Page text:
2.2. Is there a right to a jury in business-crime trials?
There is no right to a jury in Serbia.
3. PARTICULAR STATUTUES AND CRIMES
3.1. Please describe any statutes that are commonly used in Serbia to prosecute business crimes, including the elements of the crimes and the requisite mental state of the accused:
- Fraud and misrepresentation in connection with
sales of securities
There is no specific crime of fraud and misrepresentation in connection with the sale of securities. However, in this case the general rules on fraud under the Criminal Code (Official Gazette of the Republic of Serbia, no. 111/09) (Krivični zakonik) (the "CC") would apply, namely whoever with intent to acquire unlawful material gain for himself or another by false representation or concealment of facts deceives another or maintains such deception and thus induces such person to act detrimentally to his or another's property, shall be held liable.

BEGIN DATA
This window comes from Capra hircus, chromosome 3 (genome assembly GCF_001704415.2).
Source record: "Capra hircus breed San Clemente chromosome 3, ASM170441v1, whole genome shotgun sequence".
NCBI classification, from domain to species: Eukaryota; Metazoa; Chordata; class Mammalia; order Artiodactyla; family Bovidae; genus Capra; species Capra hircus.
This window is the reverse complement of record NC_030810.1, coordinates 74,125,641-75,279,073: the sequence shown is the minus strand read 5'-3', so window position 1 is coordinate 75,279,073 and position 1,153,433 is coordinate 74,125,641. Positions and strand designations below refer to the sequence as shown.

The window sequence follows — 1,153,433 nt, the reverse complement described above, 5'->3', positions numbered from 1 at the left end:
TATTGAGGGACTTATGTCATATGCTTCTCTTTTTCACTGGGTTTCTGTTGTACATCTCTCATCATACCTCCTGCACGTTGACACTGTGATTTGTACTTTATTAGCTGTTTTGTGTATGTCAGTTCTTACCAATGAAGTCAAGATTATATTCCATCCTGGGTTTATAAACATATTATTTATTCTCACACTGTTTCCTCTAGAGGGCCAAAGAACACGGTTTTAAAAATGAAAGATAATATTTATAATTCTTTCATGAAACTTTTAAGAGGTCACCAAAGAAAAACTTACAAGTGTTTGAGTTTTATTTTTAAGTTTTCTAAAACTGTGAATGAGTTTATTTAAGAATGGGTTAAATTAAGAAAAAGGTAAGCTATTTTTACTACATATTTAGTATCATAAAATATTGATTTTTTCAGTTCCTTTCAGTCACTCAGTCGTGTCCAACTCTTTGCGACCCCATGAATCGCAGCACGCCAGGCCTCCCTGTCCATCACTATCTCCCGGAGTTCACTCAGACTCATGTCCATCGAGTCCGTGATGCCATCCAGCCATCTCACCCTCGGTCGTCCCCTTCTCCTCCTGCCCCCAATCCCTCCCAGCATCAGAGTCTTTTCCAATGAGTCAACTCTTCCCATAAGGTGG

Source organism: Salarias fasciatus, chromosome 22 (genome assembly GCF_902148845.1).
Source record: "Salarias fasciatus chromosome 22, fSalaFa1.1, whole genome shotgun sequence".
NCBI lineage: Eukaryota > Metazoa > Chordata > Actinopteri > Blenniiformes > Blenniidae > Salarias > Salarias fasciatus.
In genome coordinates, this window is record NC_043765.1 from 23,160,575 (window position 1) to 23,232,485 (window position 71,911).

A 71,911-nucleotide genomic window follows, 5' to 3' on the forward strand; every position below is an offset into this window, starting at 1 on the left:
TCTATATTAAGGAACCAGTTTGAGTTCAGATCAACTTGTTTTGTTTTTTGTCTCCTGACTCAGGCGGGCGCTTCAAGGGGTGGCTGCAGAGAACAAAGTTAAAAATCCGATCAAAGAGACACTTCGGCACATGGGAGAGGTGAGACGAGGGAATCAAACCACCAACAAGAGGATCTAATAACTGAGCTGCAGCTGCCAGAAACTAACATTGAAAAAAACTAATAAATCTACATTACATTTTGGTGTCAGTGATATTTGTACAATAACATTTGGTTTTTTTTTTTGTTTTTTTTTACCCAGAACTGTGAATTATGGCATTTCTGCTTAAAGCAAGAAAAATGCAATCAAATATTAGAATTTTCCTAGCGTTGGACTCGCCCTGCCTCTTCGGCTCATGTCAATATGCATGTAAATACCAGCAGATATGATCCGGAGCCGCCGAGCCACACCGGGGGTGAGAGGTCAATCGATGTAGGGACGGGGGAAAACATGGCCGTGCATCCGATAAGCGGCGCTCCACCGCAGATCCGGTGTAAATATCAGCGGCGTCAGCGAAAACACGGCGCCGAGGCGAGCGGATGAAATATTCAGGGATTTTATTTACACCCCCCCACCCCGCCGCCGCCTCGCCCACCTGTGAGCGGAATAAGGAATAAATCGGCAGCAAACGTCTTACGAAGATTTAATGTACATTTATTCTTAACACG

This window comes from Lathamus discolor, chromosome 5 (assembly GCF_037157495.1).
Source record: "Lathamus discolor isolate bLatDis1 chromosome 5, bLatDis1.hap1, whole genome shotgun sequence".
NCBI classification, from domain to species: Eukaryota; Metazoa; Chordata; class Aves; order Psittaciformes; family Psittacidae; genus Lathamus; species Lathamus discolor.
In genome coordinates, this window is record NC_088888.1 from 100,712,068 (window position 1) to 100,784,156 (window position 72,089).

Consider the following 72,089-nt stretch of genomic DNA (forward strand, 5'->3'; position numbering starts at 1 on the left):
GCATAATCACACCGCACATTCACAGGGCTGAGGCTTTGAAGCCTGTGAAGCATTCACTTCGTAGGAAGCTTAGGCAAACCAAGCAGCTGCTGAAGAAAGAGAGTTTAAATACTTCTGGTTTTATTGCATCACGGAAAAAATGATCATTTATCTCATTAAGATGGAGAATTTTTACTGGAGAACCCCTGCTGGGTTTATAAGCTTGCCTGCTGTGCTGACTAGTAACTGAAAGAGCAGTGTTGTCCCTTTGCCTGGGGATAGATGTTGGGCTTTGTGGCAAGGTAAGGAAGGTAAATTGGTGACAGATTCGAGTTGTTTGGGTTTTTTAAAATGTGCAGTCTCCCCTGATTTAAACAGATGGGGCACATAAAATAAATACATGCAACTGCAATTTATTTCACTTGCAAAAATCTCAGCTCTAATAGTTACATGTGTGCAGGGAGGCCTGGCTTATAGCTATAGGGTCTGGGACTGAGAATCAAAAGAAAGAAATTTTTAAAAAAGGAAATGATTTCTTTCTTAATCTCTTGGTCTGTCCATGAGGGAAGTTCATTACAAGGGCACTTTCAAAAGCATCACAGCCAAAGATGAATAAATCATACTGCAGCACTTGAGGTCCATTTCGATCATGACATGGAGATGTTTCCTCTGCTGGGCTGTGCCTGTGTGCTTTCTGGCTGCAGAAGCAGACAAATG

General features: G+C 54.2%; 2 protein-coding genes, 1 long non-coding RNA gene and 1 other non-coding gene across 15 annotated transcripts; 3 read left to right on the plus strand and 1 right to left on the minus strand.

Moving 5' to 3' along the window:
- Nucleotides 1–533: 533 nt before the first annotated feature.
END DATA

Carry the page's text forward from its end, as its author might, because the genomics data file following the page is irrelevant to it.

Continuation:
As stated above, the requisite mens rea is intent.
- Insider trading
Holders of non-public sensitive information have a duty not to disclose such information to third persons. In case a person intentionally discloses such information with intent to make a material gain or to cause detriment to another, they shall be held accountable, pursuant to the newly enacted Capital Markets Act (Official Gazette of the Republic of Serbia, no. 31/11) (Zakon o tr~iatu kapitala).
Embezzlement is the unlawful gain of movables entrusted to a person who holds an official position in a government or in a company. The requisite mens rea state is intent.